Editor's take: There have been talks of using suborbital rockets to accomplish rapid travel although lately, firms like Virgin have been leaning more towards supersonic jets to get the job done. One would suspect this is likely due to potential safety and cost concerns, or perhaps they're just looking to walk before they run.

Virgin Galactic on Monday unveiled the initial design concept of its next-generation high speed aircraft.

The proposed Mach 3 aircraft would travel at an altitude above 60,000 feet with accommodations for between nine and 19 people. Virgin said it’ll be able to incorporate custom cabin layouts to address customer needs, such as business and first class seating arrangements.

The British spaceflight company said the craft’s design will also help lead the way toward the use of state-of-the-art sustainable aviation fuel. To help realize that goal, Virgin is collaborating with Rolls-Royce on the project through the “signing of a non-binding Memorandum of Understanding (MOU).”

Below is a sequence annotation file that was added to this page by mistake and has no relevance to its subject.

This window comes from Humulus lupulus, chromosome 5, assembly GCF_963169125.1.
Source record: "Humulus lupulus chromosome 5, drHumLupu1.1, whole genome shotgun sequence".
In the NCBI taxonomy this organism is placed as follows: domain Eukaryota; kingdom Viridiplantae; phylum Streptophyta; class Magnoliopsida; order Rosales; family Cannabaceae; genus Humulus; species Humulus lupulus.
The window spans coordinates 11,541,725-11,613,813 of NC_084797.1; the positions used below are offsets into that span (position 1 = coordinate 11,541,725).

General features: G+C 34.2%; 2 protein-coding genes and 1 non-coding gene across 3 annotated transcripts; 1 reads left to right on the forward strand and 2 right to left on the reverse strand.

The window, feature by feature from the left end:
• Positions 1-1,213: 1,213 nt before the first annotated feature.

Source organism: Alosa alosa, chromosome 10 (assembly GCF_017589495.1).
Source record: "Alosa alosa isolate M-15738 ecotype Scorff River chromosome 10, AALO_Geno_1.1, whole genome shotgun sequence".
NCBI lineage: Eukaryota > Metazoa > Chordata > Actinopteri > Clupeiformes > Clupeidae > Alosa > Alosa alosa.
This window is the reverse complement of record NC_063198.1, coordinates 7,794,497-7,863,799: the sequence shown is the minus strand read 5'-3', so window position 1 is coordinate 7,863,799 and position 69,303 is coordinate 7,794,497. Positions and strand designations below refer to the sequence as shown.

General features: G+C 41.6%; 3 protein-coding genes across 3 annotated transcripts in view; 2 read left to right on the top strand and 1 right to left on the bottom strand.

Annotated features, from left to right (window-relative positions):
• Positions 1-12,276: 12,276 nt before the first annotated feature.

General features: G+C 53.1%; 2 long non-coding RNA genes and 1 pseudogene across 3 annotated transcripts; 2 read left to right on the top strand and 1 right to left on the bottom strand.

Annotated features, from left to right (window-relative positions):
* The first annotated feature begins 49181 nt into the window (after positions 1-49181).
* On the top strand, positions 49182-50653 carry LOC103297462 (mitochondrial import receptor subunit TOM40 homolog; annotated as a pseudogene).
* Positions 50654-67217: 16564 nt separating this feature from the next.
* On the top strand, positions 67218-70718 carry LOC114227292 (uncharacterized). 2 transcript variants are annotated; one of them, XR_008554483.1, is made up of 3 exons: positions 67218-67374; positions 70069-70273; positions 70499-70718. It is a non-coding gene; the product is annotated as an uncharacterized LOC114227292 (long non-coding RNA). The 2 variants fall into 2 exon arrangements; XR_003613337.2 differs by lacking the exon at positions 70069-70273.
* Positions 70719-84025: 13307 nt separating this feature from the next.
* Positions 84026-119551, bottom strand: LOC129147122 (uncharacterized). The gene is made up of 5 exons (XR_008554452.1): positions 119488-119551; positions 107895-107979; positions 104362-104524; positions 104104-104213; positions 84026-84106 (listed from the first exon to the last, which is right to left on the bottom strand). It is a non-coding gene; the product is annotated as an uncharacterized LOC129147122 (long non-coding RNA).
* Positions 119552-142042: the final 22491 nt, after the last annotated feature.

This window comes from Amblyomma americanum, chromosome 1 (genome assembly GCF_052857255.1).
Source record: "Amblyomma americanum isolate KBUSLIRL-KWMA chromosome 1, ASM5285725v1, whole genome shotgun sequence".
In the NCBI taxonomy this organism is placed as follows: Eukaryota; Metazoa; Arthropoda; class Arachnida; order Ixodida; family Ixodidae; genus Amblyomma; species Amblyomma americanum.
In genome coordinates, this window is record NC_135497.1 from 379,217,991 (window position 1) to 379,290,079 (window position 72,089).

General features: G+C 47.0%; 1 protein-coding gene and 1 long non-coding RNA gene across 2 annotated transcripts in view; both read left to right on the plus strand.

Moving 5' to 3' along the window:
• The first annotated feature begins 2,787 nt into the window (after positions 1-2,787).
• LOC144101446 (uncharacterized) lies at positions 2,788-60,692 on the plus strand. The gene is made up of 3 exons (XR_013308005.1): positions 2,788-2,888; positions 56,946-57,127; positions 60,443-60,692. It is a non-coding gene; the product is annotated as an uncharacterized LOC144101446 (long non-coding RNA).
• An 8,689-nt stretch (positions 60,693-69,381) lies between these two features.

Rolls-Royce, if you didn’t know, is much more than just a luxury automobile maker. Rolls-Royce Holdings is a multinational engineering company that has its hands in all sorts of ventures. As it just so happens, they’re the world’s second-largest maker of aircraft engines and even worked on the powerplant for the Concord, the supersonic passenger jet that debuted way back in 1969 and remained operational until 2003.

Virgin earlier this year signed a “Space Act Agreement” with NASA to further expedite the development of high-speed technologies. The overall goal with both partnerships is simple – to help get people from Point A to point B faster than what is currently possible with today’s commercial aircraft.